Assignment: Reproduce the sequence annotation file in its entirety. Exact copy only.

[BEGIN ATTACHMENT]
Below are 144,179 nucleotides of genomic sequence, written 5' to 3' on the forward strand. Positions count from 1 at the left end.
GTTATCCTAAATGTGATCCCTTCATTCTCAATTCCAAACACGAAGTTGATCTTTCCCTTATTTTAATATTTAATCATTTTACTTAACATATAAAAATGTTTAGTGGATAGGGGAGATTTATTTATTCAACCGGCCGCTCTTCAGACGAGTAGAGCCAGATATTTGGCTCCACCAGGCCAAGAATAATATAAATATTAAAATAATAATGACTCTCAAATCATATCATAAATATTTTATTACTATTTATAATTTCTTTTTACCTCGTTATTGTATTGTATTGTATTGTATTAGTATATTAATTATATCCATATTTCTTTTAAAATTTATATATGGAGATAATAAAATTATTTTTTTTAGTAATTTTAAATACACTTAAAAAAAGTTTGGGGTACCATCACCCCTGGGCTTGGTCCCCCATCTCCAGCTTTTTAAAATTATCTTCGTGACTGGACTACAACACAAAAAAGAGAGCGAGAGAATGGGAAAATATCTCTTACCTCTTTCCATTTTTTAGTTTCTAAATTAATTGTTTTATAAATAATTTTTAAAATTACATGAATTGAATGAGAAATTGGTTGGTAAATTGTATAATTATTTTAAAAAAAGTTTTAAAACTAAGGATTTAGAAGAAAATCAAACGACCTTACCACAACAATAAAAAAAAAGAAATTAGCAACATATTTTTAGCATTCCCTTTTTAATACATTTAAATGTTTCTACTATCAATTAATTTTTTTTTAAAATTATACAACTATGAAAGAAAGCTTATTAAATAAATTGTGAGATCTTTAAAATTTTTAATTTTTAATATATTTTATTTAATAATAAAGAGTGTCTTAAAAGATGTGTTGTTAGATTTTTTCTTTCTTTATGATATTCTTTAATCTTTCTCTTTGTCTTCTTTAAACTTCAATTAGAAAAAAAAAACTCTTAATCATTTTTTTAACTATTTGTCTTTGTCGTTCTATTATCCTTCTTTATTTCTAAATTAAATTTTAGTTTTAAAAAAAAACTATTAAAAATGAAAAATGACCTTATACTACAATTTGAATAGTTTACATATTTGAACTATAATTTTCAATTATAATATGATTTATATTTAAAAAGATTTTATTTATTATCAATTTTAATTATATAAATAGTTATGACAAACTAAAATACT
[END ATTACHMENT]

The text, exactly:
Below are 144,179 nucleotides of genomic sequence, written 5' to 3' on the forward strand. Positions count from 1 at the left end.
GTTATCCTAAATGTGATCCCTTCATTCTCAATTCCAAACACGAAGTTGATCTTTCCCTTATTTTAATATTTAATCATTTTACTTAACATATAAAAATGTTTAGTGGATAGGGGAGATTTATTTATTCAACCGGCCGCTCTTCAGACGAGTAGAGCCAGATATTTGGCTCCACCAGGCCAAGAATAATATAAATATTAAAATAATAATGACTCTCAAATCATATCATAAATATTTTATTACTATTTATAATTTCTTTTTACCTCGTTATTGTATTGTATTGTATTGTATTAGTATATTAATTATATCCATATTTCTTTTAAAATTTATATATGGAGATAATAAAATTATTTTTTTTAGTAATTTTAAATACACTTAAAAAAAGTTTGGGGTACCATCACCCCTGGGCTTGGTCCCCCATCTCCAGCTTTTTAAAATTATCTTCGTGACTGGACTACAACACAAAAAAGAGAGCGAGAGAATGGGAAAATATCTCTTACCTCTTTCCATTTTTTAGTTTCTAAATTAATTGTTTTATAAATAATTTTTAAAATTACATGAATTGAATGAGAAATTGGTTGGTAAATTGTATAATTATTTTAAAAAAAGTTTTAAAACTAAGGATTTAGAAGAAAATCAAACGACCTTACCACAACAATAAAAAAAAAGAAATTAGCAACATATTTTTAGCATTCCCTTTTTAATACATTTAAATGTTTCTACTATCAATTAATTTTTTTTTAAAATTATACAACTATGAAAGAAAGCTTATTAAATAAATTGTGAGATCTTTAAAATTTTTAATTTTTAATATATTTTATTTAATAATAAAGAGTGTCTTAAAAGATGTGTTGTTAGATTTTTTCTTTCTTTATGATATTCTTTAATCTTTCTCTTTGTCTTCTTTAAACTTCAATTAGAAAAAAAAAACTCTTAATCATTTTTTTAACTATTTGTCTTTGTCGTTCTATTATCCTTCTTTATTTCTAAATTAAATTTTAGTTTTAAAAAAAAACTATTAAAAATGAAAAATGACCTTATACTACAATTTGAATAGTTTACATATTTGAACTATAATTTTCAATTATAATATGATTTATATTTAAAAAGATTTTATTTATTATCAATTTTAATTATATAAATAGTTATGACAAACTAAAATACT